we’re bone-heavy creatures…keep close
I wrote yesterday in Sunday Life about going retro with my work habits…that I write out things longhand and that I’ve taken to using index cards to map out ideas before sitting down to a computer screen. It gets me closer to my creativity and slows things down to the pace at which I create and think.
So happens I was reading David Malouf’s essay The Happy Life in The Quarterly Essay yesterday. He writes longhand, too. Then types. And he discusses – beautifully - the idea that part of our unease, our contemporary unhappiness, comes from having so much our life occurring at a speed that our bodies are not aligned with.
He writes that it is integral to our happiness to be curious and to delve and to investigate. And that our bodies are our reference point, to determine direction.
“We start always from the body, and relate all thing back to it.”
And indeed everything about our bodies are in relation – think of Vitruvian Man (Da Vinci’s figure that shows every bit of our body is proportional and symmetrical.)
But life goes so fast now.
“These days we can travel around the globe at hundreds of kilometres an hour and project ourselves into space at several times that speed; but in some part of ourselves we are still bone-heavy creatures tied to the gravitational pull of the Earth, lumbering along as our great-grandfathers did…at four hundred paces, and tiring.”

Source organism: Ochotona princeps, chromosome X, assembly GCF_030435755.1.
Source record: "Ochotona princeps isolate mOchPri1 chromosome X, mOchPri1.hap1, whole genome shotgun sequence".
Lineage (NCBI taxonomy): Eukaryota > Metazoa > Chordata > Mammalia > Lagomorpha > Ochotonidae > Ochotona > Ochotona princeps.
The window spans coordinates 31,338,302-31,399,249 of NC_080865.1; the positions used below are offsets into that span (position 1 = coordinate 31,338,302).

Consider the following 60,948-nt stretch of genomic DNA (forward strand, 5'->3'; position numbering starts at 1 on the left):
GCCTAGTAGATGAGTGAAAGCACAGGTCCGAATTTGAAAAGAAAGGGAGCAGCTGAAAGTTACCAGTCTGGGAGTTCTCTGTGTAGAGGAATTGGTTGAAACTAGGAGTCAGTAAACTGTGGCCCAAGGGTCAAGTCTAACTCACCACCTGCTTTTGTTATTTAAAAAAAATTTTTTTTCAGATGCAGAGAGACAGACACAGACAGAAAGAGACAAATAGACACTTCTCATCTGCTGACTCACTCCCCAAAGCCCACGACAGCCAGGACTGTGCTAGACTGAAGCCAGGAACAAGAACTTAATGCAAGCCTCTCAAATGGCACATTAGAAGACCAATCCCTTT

Yes, and tiring.
The question, he writes, is:
“whether emotionally, psychologically, we can feel at home in a world whose dimensions so largely exceed …what our bodies can keep in view.”
He suggests we can’t. He suggests we’re happy within limits. When things are brought in small and view-able. Think of a man in jail who finds happiness in the routine, or in the way the sun rises each morning. We hear these stories. Victor Frankl springs to mind for me. We are capable of being happy in the most dire of circumstances – think of smiling Africans living in squalor – if things are brought in close, to “human dimensions”.
I like this theory. It intuitively makes sense. It explains things like, “it’s the simple things…” and staycations. And why we’re all finding it harder to be happy – in the still, calm, contented sense – amidst all the frenetic action out there.
It’s consequences are this:
* It might be good to create limits to how big your life gets – limit the depth of the rabbit hole you descend down when on the internet, narrow your reading choices online.
* And to bring things in closer and slower – write longhand, make bread from scratch, handwrite a letter.
* And move a little less – enjoy the things in your immediate vicinity…the routine, the way the sun rises each morning. To pretend you’re in jail.
What do you reckon? Can we get closer to our own, subjective happy spot by honoring our bone-heaviness?